such that there ought to have been half-a-piece
left over from papering the room, the size of
which he had exactly taken. Hewlett could do
nothing but stolidly repeat that "there weren't
none left, not enow to make a mouse's nest."
"Who did the papering ? Did you ?"
"Daniel Hewlett, sir, he did the most on it.
My cousin, sir."


The captain fell upon Daniel, who had more
words at command, but was equally strong in
denial of having any remnant. "They had only
skimped out enough," he said, "just enough for
the walls, and it was a close fit anyhow."
The captain loudly declared it impossible, but
Mary ran out in the midst to suggest that mayhap
the defect was in the French measure. Each piece
might not have been the true number of whatever
they called them in that new revolutionary fashion.
Dan Hewlett's face cleared up. "Ay, 'tis the
French measure, sure, sir. Of course they can't
do nothing true and straight! I be mortal sorry
the ladies is disappointed, but it bain't no fault of
mine, sir."
"And look here, Edmund," continued Mary, "it
will not spoil the room at all if Mr. Hewlett will
help move the tall bureau against it, and we'll
hang the 'Death of General Wolfe' above it, and
then there won't be more than two bits of labur-
num to be seen, even if you are curious enough to
get upon a chair to investigate."
Well, it must be so," returned Captain Carbonel,
"but I hate the idea of makeshifts and having
imperfections concealed."
"Just like you, Edmund," laughed Dora. "You
will always seem to be looking right through at
the upright sprays, though all the solid weight of
Hume, Gibbon, and Rollin is in front of them."



"Precisely," said Edmund. "It is not well to
feel that there is anything to be hidden. The chief
part of the vexation is, however," he added-shut-
ting the door and lowering his voice-" that I am
convinced that there must have been foul play
"Oh, Edmund; French measure !"
Nonsense! That does not account for at least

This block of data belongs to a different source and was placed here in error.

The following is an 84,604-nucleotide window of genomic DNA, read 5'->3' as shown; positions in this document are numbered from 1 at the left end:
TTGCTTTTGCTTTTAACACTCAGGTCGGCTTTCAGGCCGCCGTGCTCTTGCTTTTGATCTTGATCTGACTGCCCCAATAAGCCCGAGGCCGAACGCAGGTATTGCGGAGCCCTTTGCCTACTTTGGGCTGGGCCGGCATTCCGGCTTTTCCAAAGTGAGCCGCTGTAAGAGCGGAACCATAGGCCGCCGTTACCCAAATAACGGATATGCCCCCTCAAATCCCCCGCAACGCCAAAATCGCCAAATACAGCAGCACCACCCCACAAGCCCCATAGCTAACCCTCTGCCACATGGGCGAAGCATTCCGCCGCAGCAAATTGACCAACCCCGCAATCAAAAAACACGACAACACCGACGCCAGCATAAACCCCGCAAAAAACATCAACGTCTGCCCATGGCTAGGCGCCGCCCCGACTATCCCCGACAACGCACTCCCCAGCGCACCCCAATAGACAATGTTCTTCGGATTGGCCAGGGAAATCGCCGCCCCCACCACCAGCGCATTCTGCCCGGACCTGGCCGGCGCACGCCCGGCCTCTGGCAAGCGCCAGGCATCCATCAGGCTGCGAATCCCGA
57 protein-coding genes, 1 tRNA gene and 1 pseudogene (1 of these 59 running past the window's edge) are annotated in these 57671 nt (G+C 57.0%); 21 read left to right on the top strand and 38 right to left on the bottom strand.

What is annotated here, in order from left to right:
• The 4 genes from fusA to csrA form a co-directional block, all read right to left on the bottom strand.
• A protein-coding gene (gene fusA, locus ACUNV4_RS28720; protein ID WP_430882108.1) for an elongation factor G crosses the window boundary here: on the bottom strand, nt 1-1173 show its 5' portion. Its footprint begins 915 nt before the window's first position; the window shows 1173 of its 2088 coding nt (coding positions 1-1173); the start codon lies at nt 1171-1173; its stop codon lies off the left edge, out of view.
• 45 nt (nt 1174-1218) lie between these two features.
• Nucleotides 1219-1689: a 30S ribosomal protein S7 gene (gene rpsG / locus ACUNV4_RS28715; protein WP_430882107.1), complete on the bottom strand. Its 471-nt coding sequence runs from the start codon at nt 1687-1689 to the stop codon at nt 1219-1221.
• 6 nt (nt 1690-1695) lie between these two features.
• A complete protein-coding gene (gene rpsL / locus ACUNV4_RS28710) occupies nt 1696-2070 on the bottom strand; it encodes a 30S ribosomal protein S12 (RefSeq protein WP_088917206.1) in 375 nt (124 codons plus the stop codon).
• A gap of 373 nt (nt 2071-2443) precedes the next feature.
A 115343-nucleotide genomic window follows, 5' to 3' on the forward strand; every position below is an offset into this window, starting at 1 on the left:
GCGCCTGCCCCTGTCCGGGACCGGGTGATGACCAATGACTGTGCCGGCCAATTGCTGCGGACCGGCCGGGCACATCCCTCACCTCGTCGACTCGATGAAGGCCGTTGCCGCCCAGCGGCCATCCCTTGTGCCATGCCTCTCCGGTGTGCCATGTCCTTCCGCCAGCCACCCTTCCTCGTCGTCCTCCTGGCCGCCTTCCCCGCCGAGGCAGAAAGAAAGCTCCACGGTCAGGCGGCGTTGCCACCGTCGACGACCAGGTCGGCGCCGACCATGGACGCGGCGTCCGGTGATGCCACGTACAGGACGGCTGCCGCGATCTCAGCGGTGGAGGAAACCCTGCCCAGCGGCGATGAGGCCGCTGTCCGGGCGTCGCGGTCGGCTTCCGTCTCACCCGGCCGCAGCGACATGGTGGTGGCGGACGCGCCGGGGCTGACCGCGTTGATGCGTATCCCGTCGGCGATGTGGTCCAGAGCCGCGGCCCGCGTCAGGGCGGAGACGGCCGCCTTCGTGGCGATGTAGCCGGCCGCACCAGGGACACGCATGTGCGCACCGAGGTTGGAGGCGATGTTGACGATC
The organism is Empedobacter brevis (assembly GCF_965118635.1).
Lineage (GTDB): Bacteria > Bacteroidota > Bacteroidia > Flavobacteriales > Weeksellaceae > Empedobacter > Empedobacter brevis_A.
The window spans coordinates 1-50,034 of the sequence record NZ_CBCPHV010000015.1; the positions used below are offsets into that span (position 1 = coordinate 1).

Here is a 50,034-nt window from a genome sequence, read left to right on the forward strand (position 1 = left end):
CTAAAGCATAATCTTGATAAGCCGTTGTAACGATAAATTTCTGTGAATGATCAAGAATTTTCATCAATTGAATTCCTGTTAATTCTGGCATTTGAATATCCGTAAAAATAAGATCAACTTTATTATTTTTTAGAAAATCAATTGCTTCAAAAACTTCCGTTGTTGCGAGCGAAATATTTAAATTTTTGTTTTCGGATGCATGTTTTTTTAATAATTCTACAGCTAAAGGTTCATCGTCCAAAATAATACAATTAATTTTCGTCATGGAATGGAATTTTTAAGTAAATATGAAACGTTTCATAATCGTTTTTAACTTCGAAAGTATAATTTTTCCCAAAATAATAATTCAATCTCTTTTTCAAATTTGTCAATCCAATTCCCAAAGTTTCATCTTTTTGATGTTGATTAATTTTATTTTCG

a whole piece disappearing."
He took out a pencil, and went again into his
calculations, while his sister-in-law indignantly
"It is all prejudice, because that horrid attorney
said all these poor people were a bad lot."
"Hush, hush!" said Mrs. Carbonel, rather
frightened, and-
"I advise you to think before you speak," said
Captain Carbonel quietly but sternly.
Still Dora could not help saying, as soon as she
was alone with her sister, "I shall believe in the
French measure. I like that slow, dull man, and I
am sure he is honest."
"Yes, dear, only pray don't say any more to
Edmund, but let us get the bookcase placed as fast
as we can, and let him forget all about it."



Thank you, pretty cow, that gave
Pleasant milk to soak my bread,
Every day and every night
Warm and fresh, and sweet and bright."

ARKNESS had descended before there
had been time to do more than shake
into the downstair rooms and bedrooms
and be refreshed with the evening meal, but with
morning began the survey of the new home.
The front part of the house had three living
rooms, with large sash windows, almost to the
ground, shaded by the verandah. These were draw-
ing-room, dining-room, and study, the last taken out
of the entry, where was the staircase, and there were
three similar rooms above. These had been added
by the late owner to the original farmhouse, with a
fine old-fashioned kitchen that sent Mary and Dora
into greater raptures than their cook. There were


offices around, a cool dairy, where stood great red
glazed pans of delicious-looking cream and milk,
and a clean white wooden churn that Dora longed
to handle. The farmhouse rooms were between it
and the new ones, and there were a good many
rooms above, the red-tiled roof rising much higher
than that of the more modern part of the house.
There was a narrow paling in front, and then came
the farmyard, enclosed in barns, cow-houses and
cart-sheds, and a cottage where the bailiff, Master